ANOTHER Edinburgh-shot movie has made it on to roster of the city’s international film festival, which yesterday announced its programme.
After last year’s screening of Hallam Foe, this year’s Edinburgh International Film Festival has included Trouble Sleeping in its programme, which launches and ends with two British world premieres.
Now a June event – as opposed to its former berth of August – the festival kicks off with The Edge of Love, by John Maybury. It finishes, eleven days later, with Faintheart, by Vito Rocco.
The festival will showcase 142 feature-length films from 29 countries, including 113 new features, of which 15 are world premieres, 14 are international premieres, six are European premieres and 72 are UK premieres.
Highlights include: the new Pixar title, WALL-E, Shane Meadows’ Somers Town and Duane Hopkins’ Better Things, along with Brad Anderson’s Transsiberian and Isabel Coixet’s Elegy, plus a special preview of Terence Davies’ Of Time and City.
There’s also a strong documentaries line up, such as Encounters at the End of the World, by Werner Herzog, James Marsh’s Man on Wire and Errol Morris’ Standard Operating Procedure.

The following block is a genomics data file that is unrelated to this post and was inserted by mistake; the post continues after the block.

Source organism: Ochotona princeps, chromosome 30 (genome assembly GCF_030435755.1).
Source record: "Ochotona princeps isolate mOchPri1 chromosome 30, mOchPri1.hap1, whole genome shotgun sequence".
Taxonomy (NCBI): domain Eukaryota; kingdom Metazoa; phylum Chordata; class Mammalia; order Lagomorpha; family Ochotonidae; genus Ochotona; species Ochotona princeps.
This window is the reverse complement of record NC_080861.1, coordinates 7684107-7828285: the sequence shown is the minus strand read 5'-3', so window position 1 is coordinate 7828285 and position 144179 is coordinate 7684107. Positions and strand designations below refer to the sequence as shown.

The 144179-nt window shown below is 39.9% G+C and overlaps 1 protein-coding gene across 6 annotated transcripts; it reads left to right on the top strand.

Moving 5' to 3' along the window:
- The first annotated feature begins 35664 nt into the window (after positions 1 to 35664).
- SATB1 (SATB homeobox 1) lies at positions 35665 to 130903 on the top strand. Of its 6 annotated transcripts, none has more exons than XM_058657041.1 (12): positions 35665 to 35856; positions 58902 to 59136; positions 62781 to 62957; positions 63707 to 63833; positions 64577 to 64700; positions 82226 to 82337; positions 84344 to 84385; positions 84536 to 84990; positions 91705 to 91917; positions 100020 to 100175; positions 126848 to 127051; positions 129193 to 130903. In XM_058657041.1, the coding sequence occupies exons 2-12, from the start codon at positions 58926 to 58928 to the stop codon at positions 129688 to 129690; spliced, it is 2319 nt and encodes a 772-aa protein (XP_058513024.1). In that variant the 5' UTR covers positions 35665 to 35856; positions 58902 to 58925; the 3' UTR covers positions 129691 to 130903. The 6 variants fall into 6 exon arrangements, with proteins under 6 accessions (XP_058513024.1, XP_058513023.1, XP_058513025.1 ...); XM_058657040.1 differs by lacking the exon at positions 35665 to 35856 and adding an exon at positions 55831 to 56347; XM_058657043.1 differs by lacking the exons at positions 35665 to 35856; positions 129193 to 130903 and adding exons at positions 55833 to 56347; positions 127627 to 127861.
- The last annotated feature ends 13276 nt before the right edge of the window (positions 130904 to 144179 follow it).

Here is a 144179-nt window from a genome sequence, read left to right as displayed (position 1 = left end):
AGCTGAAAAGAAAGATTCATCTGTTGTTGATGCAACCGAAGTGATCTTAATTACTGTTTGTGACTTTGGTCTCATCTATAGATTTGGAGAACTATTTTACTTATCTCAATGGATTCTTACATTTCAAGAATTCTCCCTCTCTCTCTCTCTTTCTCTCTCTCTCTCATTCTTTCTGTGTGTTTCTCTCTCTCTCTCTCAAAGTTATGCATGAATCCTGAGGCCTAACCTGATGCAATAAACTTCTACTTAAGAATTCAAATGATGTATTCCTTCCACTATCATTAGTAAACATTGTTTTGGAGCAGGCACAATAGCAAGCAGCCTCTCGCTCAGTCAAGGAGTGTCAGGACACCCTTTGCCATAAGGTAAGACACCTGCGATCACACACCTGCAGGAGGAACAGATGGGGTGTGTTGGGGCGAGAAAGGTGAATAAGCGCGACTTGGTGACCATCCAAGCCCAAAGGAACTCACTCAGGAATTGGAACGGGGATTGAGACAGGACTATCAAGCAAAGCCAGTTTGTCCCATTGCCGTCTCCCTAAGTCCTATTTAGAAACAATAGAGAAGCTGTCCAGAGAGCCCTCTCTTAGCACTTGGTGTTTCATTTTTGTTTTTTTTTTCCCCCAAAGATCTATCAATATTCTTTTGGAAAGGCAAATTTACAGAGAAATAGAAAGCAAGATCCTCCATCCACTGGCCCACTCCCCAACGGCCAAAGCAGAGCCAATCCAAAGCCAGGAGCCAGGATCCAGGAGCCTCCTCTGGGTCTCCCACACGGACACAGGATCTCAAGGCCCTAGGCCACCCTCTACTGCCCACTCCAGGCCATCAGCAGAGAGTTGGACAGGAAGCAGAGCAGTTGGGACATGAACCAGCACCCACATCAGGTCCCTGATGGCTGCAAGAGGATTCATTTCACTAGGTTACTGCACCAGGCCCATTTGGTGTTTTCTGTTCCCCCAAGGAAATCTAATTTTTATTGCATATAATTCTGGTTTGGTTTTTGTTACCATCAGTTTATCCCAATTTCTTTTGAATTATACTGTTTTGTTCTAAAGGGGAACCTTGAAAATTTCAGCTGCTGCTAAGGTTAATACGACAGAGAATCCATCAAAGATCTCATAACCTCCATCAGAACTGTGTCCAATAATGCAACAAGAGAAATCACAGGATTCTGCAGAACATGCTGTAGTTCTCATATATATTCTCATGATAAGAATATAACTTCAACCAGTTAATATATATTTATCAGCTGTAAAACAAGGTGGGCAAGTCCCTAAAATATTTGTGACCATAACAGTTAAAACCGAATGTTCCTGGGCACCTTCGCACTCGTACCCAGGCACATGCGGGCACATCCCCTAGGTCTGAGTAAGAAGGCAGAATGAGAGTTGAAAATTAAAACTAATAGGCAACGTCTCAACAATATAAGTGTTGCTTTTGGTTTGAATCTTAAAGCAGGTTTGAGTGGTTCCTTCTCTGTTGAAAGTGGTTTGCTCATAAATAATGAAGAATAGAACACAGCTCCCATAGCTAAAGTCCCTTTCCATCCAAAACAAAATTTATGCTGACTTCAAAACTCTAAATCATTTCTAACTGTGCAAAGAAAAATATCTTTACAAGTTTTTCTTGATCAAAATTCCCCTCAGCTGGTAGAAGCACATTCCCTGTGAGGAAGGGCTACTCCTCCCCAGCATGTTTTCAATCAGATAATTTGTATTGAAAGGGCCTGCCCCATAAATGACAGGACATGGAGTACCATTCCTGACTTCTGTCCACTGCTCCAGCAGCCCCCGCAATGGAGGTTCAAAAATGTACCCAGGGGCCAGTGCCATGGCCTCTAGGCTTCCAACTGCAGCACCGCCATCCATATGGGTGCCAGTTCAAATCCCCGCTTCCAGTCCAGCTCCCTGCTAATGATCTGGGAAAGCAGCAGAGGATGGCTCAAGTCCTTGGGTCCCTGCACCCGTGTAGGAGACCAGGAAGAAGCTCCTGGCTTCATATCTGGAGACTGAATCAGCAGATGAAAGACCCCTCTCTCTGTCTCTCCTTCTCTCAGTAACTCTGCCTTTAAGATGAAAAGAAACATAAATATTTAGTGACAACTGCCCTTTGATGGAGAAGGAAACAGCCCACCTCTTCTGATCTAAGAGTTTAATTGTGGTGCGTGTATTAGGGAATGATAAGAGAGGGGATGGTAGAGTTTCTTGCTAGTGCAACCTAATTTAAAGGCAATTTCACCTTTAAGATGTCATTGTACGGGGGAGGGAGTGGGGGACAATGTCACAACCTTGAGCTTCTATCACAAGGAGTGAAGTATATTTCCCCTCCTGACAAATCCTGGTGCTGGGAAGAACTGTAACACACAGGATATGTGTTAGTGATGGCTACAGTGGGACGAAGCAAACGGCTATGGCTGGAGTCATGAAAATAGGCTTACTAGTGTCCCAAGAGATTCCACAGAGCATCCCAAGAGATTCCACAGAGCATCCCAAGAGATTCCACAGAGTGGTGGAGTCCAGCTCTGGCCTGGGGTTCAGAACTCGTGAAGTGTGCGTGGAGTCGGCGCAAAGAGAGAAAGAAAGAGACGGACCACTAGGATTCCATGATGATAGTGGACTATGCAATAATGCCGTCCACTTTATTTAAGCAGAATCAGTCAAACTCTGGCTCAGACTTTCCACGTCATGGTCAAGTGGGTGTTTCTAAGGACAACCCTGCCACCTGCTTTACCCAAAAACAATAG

Trouble Sleeping tells the story of refugees living in Edinburgh. It is co-produced by the city’s Theatre Workshop and Makar Productions, which co-produced True North, about Scottish fishermen smuggling Chinese immigrants into Scotland.
It is artistic director, Robert Rae’s first feature film. He also wrote it, along with long-time collaborator, Ghazi Hussein, and various other writers.
Says Rae: “I worked with a team of writers, all first-time to film but all who had personal experience of the stories we told. We gathered stories from Edinburgh’s Refugee community and engaged them directly in the creation of the film. The great majority of the principal cast are first-time actors. Whilst remaining true to the refugees’ experience, I have fictionalised their stories to serve the drama and to protect the identities of the story tellers.”
It stars Gary Lewis, Nabil Shaban and Alison Peebles, along with Lebanese actress, Alia Alzuogbi, whose performance has been described as a “tour de force”.
Its producer is Eddie Dick.
Other British films in the programme include Oliver Blackburn’s Donkey Punch, which will have its UK premiere, and the world premieres of Charles Martin Smith’s Stone of Destiny, Kenny Glenaan’s Summer, Christine Molloy and Joe Lawlor’s Helen and Matthew Thompson’s Dummy.
Says EIFF artistic director, Hannah McGill: “We have a terrifically exciting programme this year, which is the happy result of a very enthusiastic response from distributors and filmmakers. From powerful artistic and political statements to works of pure, escapist entertainment, I think this is a festival that reflects an active, vibrant world film culture – and suits the diverse and daring tastes of our audience.
“I want to thank all the programmers who worked with me on putting this programme together, and I look forward to sharing it with audiences in June.”